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Carson Tredgett Discusses Claude Howell Prints

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Carson Tredgett Discusses Claude Howell Prints

Carson Tredgett Discusses Claude Howell Prints

Carson Tredgett, the master printer of a suite of 10 serigraphs by noted North Carolina artist Claude Howell, gave a gallery talk Sunday at the opening of the comprehensive exhibition of prints.

Tredgett, who for 35 years owned and operated Carson Tredgett Serigraphics in Charlotte, discussed in detail the processes involved in producing the prints.  He also discussed his relationship with the artist in the collaborative endeavor.

Tregett was quick to point out that the Howell serigraphs, while derived from original paintings by the artist, were not an attempt at a reproduction.  The prints became their own art form because the artist could and did make changes through the printing process.  Tredgett pointed out that while the artist medium is paint on canvas, the printer’s medium is totlly different–ink on paper.

Each of the prints has between 36 and 48 colors, meaning that film had to be cut that many times and that the paper had to be run through the press that many times.  There is much room for error so the printer begins with a stack of 100 percent rag paper far greater than the number of signed and numbered sheets that were sold to the public.

Tredgett was allowed by the artist to keep a printer’s proof from each edition.  It is these proofs that comprise the accompanying exhibition.  Most of the subject matter is from Ocracoke; however, one image is of a downtown Wilmington street and another is an image of a Wrightsville Beach seaside cottage.  The exhiibition also contains examples of the film that is cut to produce the prints as well as anotated proofs with notes from Claude Howell and Tredgett.  The viewer can compare the artist’s comments to the finished work hanging adjacent to the progression proofs.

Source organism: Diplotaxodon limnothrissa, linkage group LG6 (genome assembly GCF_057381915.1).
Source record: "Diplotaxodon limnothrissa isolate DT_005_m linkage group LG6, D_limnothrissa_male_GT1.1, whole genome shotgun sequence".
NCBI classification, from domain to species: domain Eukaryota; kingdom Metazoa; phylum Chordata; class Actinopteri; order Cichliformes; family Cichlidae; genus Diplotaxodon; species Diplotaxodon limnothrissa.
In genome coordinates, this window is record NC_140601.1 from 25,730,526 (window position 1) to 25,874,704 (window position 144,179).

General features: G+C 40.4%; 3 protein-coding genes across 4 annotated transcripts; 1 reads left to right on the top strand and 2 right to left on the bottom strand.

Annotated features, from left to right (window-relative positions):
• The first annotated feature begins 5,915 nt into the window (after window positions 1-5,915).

The exhibition is enhanced by black and white photographs of Claude Howell by Nona Short, Allen Weiss and Jerry Blow, all of Raleigh.

Howell, who is one of North Carolina’s most celebrated native artists, never received any formal art education–though he did study privately.  He founded the art department at the University of North Carolina at Wilmington and painted scenes from the Cape Fear region and the Outer Banks of North Carolina.  Howell’s sage advise to artists was “paint what you know.”

Howell worked with the master printer Tredgett for nearly 25 years in producing the suite of prints that are on view in the gallery now.  Tredgett is a native of England and became an apprentice in a print shop at age 16 and by age 20 he was the commercial shop’s supervisor.  He moved to Charlotte in 1977 and established his own printing concern in 1979.

The exhibition, which is entitled “Claude Howell:  Master Painter; Carson Tredgett, Master Printer,”  will remain on view through September 29.  This is the last exhibition Lee Hansley Galllery will host at 225 Glenwood Avenue.  The gallery will move to Dock 1053 at 1053 East Whitaker Mill Road in Oc tober.



Carson Tregett (left) talks with Mark Prak about his printing process.